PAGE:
††† Patlabor 3's creators IG are known for their high production values and this is one of their best yet. The film combines traditional hand drawn animation with computer assisted work, both done exceptionally well, and avoids being too glossy whilst retaining a sharp and vibrant look. The second film in the series looks quite grey and drab in comparison, which admittedly suited its tone, but has also made it look a bit dated now. There is a lot of background detail work, particularly in the street scenes, and even in the few 'dark' sequences the image is as clear as the director intended it to be. Well, I guess it's impossible to really know that, but every scene looks great so...

††† An animator has much more control over colour in his work than a traditional filmmaker and you expect great colour work in a big budget anime such as this. WXIII is indeed a very pretty thing, and one of the nicest looking animated features I've seen, the kind of film you'd find running on every TV in an upmarket department store to show off the screens. Being the tasteful bods that they are, IG have made sure to keep things looking natural, unless they happen to be mutated underwater robot monsters, and most importantly by using shades and layers to give objects depth as well as just colour.

††† Well, this would normally be the 'artefacts' section where I tell you about all the spots and hairs and scratches in the transfer, but you would have to go over every frame of WXIII with a magnifying glass to find any here. This was made for the big screen and so the attention to detail on the original print would have been at a higher level than it would be for small screen television productions. I would also assume that the original material was digital to begin with and that the transfer or re-encoding to the DVD format should, theoretically anyway, be lossless and flawless.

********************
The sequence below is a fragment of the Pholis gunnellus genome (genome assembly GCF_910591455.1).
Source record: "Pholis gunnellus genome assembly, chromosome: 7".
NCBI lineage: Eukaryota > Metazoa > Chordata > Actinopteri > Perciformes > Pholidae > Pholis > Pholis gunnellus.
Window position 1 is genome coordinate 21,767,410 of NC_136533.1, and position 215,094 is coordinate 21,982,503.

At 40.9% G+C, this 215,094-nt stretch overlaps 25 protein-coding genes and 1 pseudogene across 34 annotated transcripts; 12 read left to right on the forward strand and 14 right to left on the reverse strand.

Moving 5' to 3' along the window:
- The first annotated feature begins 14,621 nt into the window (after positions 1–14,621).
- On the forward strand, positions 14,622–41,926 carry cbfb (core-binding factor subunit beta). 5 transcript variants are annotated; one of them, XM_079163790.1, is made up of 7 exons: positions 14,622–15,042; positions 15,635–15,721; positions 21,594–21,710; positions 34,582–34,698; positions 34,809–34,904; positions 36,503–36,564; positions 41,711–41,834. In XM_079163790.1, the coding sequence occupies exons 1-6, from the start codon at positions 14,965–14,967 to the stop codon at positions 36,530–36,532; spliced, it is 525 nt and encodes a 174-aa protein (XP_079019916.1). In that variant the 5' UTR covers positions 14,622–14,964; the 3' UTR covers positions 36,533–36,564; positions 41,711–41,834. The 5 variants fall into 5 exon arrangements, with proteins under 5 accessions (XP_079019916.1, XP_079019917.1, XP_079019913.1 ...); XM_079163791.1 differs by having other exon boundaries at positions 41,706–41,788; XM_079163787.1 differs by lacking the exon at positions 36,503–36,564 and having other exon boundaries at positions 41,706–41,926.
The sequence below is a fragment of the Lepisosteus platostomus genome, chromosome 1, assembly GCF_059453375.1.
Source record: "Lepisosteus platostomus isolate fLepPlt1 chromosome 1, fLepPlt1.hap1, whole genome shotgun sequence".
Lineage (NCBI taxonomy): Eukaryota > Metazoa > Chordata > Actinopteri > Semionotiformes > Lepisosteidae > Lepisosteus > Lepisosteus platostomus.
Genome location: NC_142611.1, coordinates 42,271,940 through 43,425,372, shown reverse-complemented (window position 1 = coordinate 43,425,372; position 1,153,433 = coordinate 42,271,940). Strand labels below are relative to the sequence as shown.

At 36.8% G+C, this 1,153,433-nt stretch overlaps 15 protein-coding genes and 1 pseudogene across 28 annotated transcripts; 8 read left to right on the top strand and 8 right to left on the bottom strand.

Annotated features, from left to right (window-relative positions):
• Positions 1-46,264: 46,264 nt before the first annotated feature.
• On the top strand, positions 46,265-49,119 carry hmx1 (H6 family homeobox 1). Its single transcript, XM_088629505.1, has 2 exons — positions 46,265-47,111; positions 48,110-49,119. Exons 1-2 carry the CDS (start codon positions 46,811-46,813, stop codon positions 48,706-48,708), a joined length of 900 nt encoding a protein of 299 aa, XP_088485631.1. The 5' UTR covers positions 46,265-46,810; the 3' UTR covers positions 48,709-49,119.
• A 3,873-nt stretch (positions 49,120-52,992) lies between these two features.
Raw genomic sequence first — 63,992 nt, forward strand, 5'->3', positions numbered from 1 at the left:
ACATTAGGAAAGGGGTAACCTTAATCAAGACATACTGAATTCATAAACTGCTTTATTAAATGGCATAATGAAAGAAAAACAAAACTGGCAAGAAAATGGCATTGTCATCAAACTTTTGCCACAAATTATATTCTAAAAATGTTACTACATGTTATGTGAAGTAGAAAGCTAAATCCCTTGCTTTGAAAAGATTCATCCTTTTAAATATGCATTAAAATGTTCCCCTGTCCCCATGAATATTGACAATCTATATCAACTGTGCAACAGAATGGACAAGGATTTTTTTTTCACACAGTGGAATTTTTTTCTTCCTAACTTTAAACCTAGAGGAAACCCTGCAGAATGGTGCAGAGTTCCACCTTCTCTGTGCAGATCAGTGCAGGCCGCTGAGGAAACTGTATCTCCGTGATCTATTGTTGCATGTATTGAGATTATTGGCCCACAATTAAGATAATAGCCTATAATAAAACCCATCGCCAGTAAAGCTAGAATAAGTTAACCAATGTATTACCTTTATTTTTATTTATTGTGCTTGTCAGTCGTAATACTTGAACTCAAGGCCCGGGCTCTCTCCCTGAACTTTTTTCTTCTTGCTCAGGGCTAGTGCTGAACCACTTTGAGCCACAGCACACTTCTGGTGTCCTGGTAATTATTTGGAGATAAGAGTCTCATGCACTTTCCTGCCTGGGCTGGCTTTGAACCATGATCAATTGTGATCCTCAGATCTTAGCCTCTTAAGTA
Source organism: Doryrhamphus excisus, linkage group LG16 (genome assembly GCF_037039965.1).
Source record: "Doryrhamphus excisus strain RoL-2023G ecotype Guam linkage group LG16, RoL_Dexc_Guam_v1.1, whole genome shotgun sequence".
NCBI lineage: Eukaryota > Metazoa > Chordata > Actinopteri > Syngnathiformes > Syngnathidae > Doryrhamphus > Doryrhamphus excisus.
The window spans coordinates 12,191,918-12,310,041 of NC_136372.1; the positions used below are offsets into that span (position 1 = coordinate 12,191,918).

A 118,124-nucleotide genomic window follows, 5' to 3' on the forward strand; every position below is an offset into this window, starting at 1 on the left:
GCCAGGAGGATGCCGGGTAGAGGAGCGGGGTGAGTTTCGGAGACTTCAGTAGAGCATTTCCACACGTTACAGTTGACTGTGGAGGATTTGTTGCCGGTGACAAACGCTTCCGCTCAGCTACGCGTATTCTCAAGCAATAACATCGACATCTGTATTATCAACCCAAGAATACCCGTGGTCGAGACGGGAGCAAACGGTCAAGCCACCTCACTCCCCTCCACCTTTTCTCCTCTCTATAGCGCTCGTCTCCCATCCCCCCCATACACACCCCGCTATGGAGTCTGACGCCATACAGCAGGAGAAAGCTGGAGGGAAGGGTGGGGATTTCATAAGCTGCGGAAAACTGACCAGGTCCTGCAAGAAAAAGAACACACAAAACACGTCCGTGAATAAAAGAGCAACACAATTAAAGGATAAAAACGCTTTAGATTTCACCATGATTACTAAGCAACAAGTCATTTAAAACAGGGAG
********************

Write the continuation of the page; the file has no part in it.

††† The subtitle options mean that you can enjoy the film with the original Japanese audio and English titles, or if you prefer the English audio you can have just the signs that appear in the feature translated into subtitles.

††† This is a dual layered release using the DVD-9 or RSDL method. It is only the extras that are on the second layer, however, so there is no pause during the feature.

Video Ratings Summary
Sharpness
Shadow Detail
Colour
Grain/Pixelization
Film-To-Video Artefacts
Film Artefacts
Overall

Audio

††† Patlabor 3 is presented with a Dolby 5.1 soundtrack in both English and Japanese versions. The Japanese track has a slightly higher output level and the background atmospheric sound effects are a tiny bit clearer, hinting that the English track was processed more or with different equipment.

††† Both audio tracks are clear and precise with no noticeable sync problems and are well balanced with the other channels. Music mainly comes through from the front stereo pair and sounds ok, if a bit cheesy.

I have to be kicked in the pants for my previous entry in this section however as I criticised WXIII for poor use of surround and sub-woofer speakers. What was actually poor was the state of my decoder! A watchful reader pointed out that the 5.1 audio in Pat3 is actually quite good, which reminded me that I'd sent my Marantz off to the service centre the day after I'd written the review. I have re-watched the film using an alternative, quality, setup and yes I messed up good. The surround audio is actually quite good, with a lot of atmospherics such as rain and city bussle as well as some good directional sweeping sounds such as vehicles driving into view. Some directional dialogue is also present when characters are off screen. Your sub. woofer also gets a bit of a workout whenever the big machines are on screen, either the labors or the 'monster' as well as in some traffic sequences and effects sounds such as weapons fire and explosions.